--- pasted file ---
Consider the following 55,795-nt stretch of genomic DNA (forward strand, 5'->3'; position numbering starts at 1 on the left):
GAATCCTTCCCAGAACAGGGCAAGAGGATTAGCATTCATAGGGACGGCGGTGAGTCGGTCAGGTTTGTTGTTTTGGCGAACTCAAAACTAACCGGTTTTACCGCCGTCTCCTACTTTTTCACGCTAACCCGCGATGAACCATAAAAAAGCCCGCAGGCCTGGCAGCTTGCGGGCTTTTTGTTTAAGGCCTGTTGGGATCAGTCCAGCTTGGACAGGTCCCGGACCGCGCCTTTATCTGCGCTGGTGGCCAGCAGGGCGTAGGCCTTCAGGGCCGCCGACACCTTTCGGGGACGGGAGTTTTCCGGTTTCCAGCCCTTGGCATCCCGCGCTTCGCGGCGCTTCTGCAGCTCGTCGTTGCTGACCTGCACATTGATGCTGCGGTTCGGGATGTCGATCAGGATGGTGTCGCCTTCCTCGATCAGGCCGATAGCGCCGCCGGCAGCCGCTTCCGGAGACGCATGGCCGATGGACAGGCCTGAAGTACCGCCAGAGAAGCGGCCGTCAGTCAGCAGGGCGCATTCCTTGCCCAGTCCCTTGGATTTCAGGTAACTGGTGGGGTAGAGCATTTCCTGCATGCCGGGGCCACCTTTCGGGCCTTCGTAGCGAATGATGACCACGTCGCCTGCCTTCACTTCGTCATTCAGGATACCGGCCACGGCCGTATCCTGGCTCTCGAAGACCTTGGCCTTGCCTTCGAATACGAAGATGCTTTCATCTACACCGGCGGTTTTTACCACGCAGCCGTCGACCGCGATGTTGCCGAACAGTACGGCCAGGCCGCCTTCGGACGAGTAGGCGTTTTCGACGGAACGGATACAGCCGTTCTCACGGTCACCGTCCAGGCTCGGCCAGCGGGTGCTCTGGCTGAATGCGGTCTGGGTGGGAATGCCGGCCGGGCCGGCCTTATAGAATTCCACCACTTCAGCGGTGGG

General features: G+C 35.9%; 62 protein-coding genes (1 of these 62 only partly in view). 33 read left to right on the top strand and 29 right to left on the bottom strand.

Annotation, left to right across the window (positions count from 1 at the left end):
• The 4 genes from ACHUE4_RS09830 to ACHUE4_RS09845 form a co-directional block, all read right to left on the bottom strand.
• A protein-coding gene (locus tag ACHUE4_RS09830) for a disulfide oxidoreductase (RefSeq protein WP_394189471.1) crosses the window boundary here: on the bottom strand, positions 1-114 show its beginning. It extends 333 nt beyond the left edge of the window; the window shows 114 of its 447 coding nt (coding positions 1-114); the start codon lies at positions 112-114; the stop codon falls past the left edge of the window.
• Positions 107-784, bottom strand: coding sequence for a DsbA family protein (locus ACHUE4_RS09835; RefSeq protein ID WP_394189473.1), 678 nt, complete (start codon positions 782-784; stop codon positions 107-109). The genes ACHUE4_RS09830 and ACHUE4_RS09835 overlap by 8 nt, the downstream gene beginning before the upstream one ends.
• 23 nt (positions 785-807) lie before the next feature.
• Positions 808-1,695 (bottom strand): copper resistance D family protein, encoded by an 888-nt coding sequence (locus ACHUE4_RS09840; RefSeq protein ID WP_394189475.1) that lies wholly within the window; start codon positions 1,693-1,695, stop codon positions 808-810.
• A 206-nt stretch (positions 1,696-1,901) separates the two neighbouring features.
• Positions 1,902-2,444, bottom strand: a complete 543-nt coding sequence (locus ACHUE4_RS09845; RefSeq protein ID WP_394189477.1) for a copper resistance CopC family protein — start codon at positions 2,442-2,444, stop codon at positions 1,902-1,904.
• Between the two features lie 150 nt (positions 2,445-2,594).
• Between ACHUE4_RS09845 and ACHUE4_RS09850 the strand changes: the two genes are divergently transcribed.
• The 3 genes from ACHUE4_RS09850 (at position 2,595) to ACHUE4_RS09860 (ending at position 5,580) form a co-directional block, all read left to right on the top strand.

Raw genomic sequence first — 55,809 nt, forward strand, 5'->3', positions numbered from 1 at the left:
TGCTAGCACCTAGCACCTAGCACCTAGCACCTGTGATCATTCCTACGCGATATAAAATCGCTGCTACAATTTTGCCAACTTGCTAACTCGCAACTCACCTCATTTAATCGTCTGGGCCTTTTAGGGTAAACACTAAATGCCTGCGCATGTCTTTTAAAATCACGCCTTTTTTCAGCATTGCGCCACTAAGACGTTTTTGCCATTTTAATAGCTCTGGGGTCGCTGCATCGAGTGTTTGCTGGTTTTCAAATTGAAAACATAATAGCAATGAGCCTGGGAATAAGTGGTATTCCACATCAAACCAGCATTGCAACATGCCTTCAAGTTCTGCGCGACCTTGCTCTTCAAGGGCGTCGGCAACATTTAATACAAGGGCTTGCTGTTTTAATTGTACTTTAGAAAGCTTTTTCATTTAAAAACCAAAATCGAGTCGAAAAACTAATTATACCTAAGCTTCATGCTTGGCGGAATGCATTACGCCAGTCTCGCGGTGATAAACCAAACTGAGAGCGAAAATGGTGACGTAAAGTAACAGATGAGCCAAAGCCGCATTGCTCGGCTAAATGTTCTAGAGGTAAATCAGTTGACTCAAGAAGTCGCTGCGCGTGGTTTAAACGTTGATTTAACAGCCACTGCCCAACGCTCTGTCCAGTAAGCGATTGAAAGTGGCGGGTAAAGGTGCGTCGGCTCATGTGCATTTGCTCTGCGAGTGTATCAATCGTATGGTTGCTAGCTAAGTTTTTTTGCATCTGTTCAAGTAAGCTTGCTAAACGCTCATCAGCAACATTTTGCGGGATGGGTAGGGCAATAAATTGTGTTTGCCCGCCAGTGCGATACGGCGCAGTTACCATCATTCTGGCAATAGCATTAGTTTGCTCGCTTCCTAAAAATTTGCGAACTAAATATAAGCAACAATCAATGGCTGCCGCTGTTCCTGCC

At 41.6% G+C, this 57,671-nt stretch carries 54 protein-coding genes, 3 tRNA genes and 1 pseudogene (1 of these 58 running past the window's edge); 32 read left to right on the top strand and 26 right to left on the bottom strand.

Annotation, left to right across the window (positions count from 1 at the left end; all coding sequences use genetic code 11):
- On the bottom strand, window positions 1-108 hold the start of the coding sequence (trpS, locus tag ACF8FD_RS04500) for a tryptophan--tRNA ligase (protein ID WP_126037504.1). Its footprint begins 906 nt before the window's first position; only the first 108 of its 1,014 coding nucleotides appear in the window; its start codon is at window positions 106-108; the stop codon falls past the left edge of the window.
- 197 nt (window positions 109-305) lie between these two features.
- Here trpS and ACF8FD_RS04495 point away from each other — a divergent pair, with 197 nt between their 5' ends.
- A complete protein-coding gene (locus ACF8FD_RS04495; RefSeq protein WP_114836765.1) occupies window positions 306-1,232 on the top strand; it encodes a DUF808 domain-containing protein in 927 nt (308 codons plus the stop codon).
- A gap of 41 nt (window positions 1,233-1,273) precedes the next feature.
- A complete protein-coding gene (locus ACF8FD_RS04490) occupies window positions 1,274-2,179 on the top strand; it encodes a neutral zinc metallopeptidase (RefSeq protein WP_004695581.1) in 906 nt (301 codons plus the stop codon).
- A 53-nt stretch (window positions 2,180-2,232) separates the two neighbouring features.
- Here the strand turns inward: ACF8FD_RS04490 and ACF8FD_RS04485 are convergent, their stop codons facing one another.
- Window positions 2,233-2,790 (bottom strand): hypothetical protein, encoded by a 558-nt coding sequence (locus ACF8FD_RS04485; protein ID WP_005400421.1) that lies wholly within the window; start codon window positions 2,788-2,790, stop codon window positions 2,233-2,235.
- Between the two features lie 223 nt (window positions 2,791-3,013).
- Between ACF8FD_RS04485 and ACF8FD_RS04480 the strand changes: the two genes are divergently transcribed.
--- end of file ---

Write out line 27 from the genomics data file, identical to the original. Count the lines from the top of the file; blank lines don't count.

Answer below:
- Window positions 2,233-2,790 (bottom strand): hypothetical protein, encoded by a 558-nt coding sequence (locus ACF8FD_RS04485; protein ID WP_005400421.1) that lies wholly within the window; start codon window positions 2,788-2,790, stop codon window positions 2,233-2,235.